Common Barriers to Returning to Education and How to Overcome Them

Common Barriers to Returning to Education and How to Overcome Them

An increasing number of adults are returning to college, either to complete degrees that they already started or to further their education within a professional field.

While this is an admirable endeavor, it should never be taken lightly. Attending classes — especially as a parent or while still working — is a big commitment that comes with a variety of challenges. Here are a few of the most common barriers to returning to school as well as suggestions for ways to overcome them.

Finances Can Be Tight

Often a return to school is precipitated by bad finances, a languishing work situation, or both. This can make money feel very tight while you’re attending school.

While tight finances are a common challenge, you can address this barrier by:

Work Remains a Priority

If you attend school as an adult, there’s a good chance that you’re also going to work part-time, at the least. You may even have to maintain a full-time work schedule, especially if you don’t want to sacrifice your career momentum.

The need to attend school while still working can feel impossible. However, you can address the barrier of work and school by:

  • Tightening up your expenses and dropping to part-time as a temporary measure.
  • Accepting a longer educational timeline by attending school part-time.
  • Maintaining close communication with bosses and professors as you navigate your work- and class-loads.
  • Using a loan, if absolutely necessary, to help make ends meet — although you should have a plan in place on how you’ll repay the money.

Family Responsibilities Don’t Go Away

As if work and school weren’t already a lot, many adult students also have personal lives — especially families — that require their attention. A spouse may be a support during school, but children, while a blessing, do present an additional sense of responsibility.

If you’re attempting to care for your family while returning to school, you can address this barrier by:

  • Keeping a cloud-based calendar that collects all of your family’s schedules, classes, work hours, and extracurricular events in one place for all to see.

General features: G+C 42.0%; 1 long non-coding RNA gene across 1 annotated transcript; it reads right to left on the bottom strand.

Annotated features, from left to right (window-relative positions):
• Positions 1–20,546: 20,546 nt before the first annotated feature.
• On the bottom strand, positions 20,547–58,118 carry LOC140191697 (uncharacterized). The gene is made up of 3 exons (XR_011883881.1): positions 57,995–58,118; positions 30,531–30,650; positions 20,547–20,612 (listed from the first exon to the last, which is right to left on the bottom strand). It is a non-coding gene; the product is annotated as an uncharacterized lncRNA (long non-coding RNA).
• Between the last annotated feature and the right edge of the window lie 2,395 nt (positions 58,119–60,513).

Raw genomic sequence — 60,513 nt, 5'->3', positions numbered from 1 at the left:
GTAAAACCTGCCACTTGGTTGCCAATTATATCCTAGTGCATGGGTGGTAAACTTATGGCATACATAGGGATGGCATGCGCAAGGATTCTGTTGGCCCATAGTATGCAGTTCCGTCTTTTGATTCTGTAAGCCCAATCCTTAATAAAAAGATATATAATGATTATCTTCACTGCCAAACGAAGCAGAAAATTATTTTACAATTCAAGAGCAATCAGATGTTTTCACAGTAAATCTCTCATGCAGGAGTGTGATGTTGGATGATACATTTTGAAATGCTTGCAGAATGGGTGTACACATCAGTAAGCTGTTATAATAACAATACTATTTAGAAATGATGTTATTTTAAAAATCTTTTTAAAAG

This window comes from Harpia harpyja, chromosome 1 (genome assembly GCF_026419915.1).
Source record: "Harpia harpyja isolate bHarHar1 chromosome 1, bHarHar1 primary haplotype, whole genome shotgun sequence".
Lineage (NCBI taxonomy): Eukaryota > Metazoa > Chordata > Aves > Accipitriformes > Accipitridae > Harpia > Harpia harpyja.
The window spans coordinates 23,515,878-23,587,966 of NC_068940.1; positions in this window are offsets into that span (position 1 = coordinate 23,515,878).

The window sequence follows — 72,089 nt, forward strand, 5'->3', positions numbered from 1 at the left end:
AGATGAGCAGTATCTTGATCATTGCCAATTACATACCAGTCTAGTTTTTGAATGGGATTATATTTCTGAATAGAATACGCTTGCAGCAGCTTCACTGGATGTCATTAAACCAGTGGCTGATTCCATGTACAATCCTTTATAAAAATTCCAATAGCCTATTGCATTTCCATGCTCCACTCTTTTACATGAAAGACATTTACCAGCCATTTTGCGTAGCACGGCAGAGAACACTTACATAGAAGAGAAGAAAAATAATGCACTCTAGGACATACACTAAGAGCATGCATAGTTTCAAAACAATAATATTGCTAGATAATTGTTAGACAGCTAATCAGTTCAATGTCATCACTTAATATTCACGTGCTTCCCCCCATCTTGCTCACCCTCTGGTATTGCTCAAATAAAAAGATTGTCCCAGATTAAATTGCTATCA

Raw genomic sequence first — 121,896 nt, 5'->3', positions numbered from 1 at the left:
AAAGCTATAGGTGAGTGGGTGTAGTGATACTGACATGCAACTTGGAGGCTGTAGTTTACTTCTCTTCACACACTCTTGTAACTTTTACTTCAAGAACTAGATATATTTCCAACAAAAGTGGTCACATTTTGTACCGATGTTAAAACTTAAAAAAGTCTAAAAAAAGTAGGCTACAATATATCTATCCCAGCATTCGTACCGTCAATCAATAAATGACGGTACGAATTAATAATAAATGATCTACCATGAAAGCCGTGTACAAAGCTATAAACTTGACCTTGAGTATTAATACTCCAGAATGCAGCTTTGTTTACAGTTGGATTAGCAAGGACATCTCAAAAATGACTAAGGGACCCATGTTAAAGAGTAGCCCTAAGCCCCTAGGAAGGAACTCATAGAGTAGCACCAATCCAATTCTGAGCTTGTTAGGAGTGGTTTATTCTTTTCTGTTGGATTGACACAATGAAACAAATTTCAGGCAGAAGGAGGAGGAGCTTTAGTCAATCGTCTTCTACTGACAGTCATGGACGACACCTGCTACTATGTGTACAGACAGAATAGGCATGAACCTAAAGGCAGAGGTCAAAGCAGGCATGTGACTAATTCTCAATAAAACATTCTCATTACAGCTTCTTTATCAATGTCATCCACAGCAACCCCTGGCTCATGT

• Setting distinct boundaries, such as times to work, do homework, and tend to family concerns — and then communicating these clearly to your boss, professors, and dependents.
  • Finding good healthcare for your family, even if you’re in a lower income bracket.
  • Scheduling in time to unplug and focus on family to prevent strained relationships and unwelcome distancing.

Self-Esteem Can Go Out the Window

Finally, with a boss looking over one shoulder and a string of professors peeking over the other, it’s easy to feel a bit over-analyzed at times. This constant flow of feedback, letter grading, and judgment, in general, can do a number on your self-esteem.

It’s important to maintain faith in yourself while you’re juggling so many responsibilities. You can take steps to overcome this barrier by:

  • Taking time to meditate and pray each morning.
  • Staying focused on long-term goals rather than short-term problems.
  • Resisting the need to become overly-involved in the full “college experience.”
  • Setting up lifelines to friends and family members when you need to talk.

Owning Your Return to School

Returning to school can feel daunting. However, if you take steps to maintain healthy finances, properly prioritize work, school, and family, and keep up your self-esteem, you can dominate your time on campus.

The important thing is that you proactively invest yourself in a good adult learning experience. Try to see your return as a good step in the right direction, rather than a challenge or problem that must be overcome. This lays the foundation for a successful, productive, and positive return to school.

BIO: Dan Matthews is a writer with a degree in English from Boise State University. He has extensive experience writing online at the intersection of business, finance, marketing, and culture.